One can imagine the stacks of laws, court transcripts, weather data, declassified historical material, educational and propaganda films, music recordings, and so on that the richest country in the world has generated since it began in 1776. The fly in the ointment is that this material is not always easy to obtain. Consider this:
If you want to search federal court documents, it's not a problem. Just apply online for an account, and the government will issue you a user name and password.(From "Online Rebel Publishes Millions of Dollars in U.S. Court Records for Free"
Through the postal service.
And once you log in, the government's courthouse search engine known as Public Access to Court Electronic Records or PACER, will charge you 8 cents a page to read documents that are in the public domain — a fee that earned the federal judiciary $50 million in profits in 2006.
by Ryan Singe, Wired Magazine, 12/12/2008).
That is where a determined man can make a difference, and the man who stepped up is named Carl Malamud. Before and after setting up his organization, Public Resource, he accomplished a number of near-miracles:
Malamud has set up the nonprofit public.resource.org, headquartered in Sebastopol, California, to work for the publication of public domain information from local, state, and federal government agencies. Among his achievements have been digitizing 588 government films for the Internet Archive and YouTube, publishing a 5 million page crawl of the Government Printing Office, and persuading the state of Oregon to not assert copyright over its legislative statutes. He has also been active in challenging the state of California's copyright claims on state laws by publishing copies of the criminal, building, and plumbing codes online.(From the Wikipedia page on Carl Malamud).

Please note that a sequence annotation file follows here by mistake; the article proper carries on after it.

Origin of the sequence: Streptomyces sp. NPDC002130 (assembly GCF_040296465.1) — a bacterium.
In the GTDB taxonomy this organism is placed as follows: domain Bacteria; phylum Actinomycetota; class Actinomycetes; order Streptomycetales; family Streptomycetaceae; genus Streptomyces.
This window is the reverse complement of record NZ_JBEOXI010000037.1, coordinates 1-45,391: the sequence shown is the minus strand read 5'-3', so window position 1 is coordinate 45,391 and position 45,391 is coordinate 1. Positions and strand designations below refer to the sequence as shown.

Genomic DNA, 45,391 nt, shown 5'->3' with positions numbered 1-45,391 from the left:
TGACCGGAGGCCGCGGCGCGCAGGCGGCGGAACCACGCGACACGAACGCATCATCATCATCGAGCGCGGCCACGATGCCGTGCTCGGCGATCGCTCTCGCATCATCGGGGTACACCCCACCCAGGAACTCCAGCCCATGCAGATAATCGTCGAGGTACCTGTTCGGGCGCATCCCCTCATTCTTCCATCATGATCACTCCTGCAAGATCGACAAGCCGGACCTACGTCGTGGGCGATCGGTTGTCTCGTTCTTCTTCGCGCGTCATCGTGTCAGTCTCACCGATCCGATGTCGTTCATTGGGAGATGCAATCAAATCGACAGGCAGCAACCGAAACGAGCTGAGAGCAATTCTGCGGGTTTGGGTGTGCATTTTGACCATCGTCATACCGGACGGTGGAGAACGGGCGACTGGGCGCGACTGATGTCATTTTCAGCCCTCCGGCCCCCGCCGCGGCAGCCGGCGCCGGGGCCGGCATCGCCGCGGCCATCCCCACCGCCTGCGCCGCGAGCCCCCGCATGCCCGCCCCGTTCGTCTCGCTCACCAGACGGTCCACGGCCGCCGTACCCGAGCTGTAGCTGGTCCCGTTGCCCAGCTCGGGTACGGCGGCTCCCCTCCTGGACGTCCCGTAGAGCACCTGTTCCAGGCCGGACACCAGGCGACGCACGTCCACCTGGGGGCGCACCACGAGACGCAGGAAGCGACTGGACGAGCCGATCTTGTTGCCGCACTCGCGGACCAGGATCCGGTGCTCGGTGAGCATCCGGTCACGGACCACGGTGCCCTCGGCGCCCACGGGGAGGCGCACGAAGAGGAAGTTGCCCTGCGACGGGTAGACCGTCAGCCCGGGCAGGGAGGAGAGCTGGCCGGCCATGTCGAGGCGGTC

The number of videos is now 6,005.
I have watched a few of the films that he made available on Public Resource's Youtube page and found a variety that includes German newsreels from World War II (like this), American ones (like this), a series of interviews on contemporary political science called "Conversations with History" (I enjoyed this one on Pakistan), an hour-long lesson from 2002 on using the Nikon D1 digital camera (here), and public health information (like these). If I were working on Social Studies projects, these would give background information and authentic footage that would give me a better mark.
Archive.org also has a wide variety of films, both short and long, that are out of copyright according to American rules. Malamud's collection, under the name "Fedflix," is here.
If you need photographs, rather than films, you can start your quest here, here, and here.